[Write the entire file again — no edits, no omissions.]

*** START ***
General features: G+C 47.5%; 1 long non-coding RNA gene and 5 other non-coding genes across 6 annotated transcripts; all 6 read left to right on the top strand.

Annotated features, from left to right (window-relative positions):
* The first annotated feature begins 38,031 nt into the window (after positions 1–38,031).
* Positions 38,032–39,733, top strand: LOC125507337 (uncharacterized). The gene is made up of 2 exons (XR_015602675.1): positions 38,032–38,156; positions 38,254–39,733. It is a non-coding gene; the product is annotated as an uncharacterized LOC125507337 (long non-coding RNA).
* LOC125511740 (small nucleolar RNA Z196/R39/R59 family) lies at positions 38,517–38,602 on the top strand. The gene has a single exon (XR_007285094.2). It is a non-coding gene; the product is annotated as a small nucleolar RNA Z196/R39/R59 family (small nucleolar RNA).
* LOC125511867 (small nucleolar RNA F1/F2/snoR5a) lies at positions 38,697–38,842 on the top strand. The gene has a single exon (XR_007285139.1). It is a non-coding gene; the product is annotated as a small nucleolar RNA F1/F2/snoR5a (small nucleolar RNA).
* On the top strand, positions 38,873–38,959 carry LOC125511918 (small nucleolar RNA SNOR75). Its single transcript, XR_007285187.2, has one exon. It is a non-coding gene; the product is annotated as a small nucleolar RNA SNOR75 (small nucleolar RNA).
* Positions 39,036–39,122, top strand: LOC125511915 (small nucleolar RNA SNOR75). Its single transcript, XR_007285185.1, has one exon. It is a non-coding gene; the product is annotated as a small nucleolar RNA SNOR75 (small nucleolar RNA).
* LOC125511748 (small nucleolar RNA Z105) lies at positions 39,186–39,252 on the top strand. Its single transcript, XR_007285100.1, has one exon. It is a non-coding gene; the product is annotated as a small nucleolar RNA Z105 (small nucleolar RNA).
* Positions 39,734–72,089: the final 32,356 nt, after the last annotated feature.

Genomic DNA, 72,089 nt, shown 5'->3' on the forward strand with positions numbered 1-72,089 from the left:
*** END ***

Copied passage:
General features: G+C 47.5%; 1 long non-coding RNA gene and 5 other non-coding genes across 6 annotated transcripts; all 6 read left to right on the top strand.

Annotated features, from left to right (window-relative positions):
* The first annotated feature begins 38,031 nt into the window (after positions 1–38,031).
* Positions 38,032–39,733, top strand: LOC125507337 (uncharacterized). The gene is made up of 2 exons (XR_015602675.1): positions 38,032–38,156; positions 38,254–39,733. It is a non-coding gene; the product is annotated as an uncharacterized LOC125507337 (long non-coding RNA).
* LOC125511740 (small nucleolar RNA Z196/R39/R59 family) lies at positions 38,517–38,602 on the top strand. The gene has a single exon (XR_007285094.2). It is a non-coding gene; the product is annotated as a small nucleolar RNA Z196/R39/R59 family (small nucleolar RNA).
* LOC125511867 (small nucleolar RNA F1/F2/snoR5a) lies at positions 38,697–38,842 on the top strand. The gene has a single exon (XR_007285139.1). It is a non-coding gene; the product is annotated as a small nucleolar RNA F1/F2/snoR5a (small nucleolar RNA).
* On the top strand, positions 38,873–38,959 carry LOC125511918 (small nucleolar RNA SNOR75). Its single transcript, XR_007285187.2, has one exon. It is a non-coding gene; the product is annotated as a small nucleolar RNA SNOR75 (small nucleolar RNA).
* Positions 39,036–39,122, top strand: LOC125511915 (small nucleolar RNA SNOR75). Its single transcript, XR_007285185.1, has one exon. It is a non-coding gene; the product is annotated as a small nucleolar RNA SNOR75 (small nucleolar RNA).
* LOC125511748 (small nucleolar RNA Z105) lies at positions 39,186–39,252 on the top strand. Its single transcript, XR_007285100.1, has one exon. It is a non-coding gene; the product is annotated as a small nucleolar RNA Z105 (small nucleolar RNA).
* Positions 39,734–72,089: the final 32,356 nt, after the last annotated feature.

Genomic DNA, 72,089 nt, shown 5'->3' on the forward strand with positions numbered 1-72,089 from the left: